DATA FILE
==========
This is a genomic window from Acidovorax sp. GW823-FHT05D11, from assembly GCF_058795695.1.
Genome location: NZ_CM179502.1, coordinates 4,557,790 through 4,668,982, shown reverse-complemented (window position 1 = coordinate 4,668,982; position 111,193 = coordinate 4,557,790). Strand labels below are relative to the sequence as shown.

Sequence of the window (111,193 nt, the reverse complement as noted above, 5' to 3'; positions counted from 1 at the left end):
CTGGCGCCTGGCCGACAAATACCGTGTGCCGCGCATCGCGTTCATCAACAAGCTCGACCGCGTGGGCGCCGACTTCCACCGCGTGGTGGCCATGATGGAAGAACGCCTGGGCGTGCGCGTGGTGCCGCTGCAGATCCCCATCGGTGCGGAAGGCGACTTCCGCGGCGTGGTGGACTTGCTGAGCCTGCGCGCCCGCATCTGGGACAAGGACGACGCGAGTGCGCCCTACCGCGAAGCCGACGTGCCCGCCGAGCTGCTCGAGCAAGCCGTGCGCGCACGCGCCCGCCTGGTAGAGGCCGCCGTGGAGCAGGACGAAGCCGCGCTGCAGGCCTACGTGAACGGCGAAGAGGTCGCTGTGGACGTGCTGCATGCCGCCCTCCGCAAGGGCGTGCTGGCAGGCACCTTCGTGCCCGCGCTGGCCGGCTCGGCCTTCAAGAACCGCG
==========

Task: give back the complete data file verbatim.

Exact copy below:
This is a genomic window from Acidovorax sp. GW823-FHT05D11, from assembly GCF_058795695.1.
Genome location: NZ_CM179502.1, coordinates 4,557,790 through 4,668,982, shown reverse-complemented (window position 1 = coordinate 4,668,982; position 111,193 = coordinate 4,557,790). Strand labels below are relative to the sequence as shown.

Sequence of the window (111,193 nt, the reverse complement as noted above, 5' to 3'; positions counted from 1 at the left end):
CTGGCGCCTGGCCGACAAATACCGTGTGCCGCGCATCGCGTTCATCAACAAGCTCGACCGCGTGGGCGCCGACTTCCACCGCGTGGTGGCCATGATGGAAGAACGCCTGGGCGTGCGCGTGGTGCCGCTGCAGATCCCCATCGGTGCGGAAGGCGACTTCCGCGGCGTGGTGGACTTGCTGAGCCTGCGCGCCCGCATCTGGGACAAGGACGACGCGAGTGCGCCCTACCGCGAAGCCGACGTGCCCGCCGAGCTGCTCGAGCAAGCCGTGCGCGCACGCGCCCGCCTGGTAGAGGCCGCCGTGGAGCAGGACGAAGCCGCGCTGCAGGCCTACGTGAACGGCGAAGAGGTCGCTGTGGACGTGCTGCATGCCGCCCTCCGCAAGGGCGTGCTGGCAGGCACCTTCGTGCCCGCGCTGGCCGGCTCGGCCTTCAAGAACCGCG